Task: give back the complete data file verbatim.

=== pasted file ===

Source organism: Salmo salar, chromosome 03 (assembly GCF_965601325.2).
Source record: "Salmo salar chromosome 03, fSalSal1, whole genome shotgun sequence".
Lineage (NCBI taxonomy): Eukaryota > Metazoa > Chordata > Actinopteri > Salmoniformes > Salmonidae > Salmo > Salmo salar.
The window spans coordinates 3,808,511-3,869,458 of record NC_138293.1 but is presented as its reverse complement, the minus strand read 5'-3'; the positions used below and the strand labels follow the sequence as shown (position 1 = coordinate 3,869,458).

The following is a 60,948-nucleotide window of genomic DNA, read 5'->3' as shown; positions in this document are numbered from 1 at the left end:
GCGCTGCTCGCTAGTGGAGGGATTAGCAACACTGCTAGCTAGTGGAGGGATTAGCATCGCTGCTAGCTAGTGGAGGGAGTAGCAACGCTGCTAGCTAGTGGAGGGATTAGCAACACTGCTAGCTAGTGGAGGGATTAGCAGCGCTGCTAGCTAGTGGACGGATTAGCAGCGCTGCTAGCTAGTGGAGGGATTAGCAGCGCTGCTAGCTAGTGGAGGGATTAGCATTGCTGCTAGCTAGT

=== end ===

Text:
Source organism: Salmo salar, chromosome 03 (assembly GCF_965601325.2).
Source record: "Salmo salar chromosome 03, fSalSal1, whole genome shotgun sequence".
Lineage (NCBI taxonomy): Eukaryota > Metazoa > Chordata > Actinopteri > Salmoniformes > Salmonidae > Salmo > Salmo salar.
The window spans coordinates 3,808,511-3,869,458 of record NC_138293.1 but is presented as its reverse complement, the minus strand read 5'-3'; the positions used below and the strand labels follow the sequence as shown (position 1 = coordinate 3,869,458).

The following is a 60,948-nucleotide window of genomic DNA, read 5'->3' as shown; positions in this document are numbered from 1 at the left end:
GCGCTGCTCGCTAGTGGAGGGATTAGCAACACTGCTAGCTAGTGGAGGGATTAGCATCGCTGCTAGCTAGTGGAGGGAGTAGCAACGCTGCTAGCTAGTGGAGGGATTAGCAACACTGCTAGCTAGTGGAGGGATTAGCAGCGCTGCTAGCTAGTGGACGGATTAGCAGCGCTGCTAGCTAGTGGAGGGATTAGCAGCGCTGCTAGCTAGTGGAGGGATTAGCATTGCTGCTAGCTAGT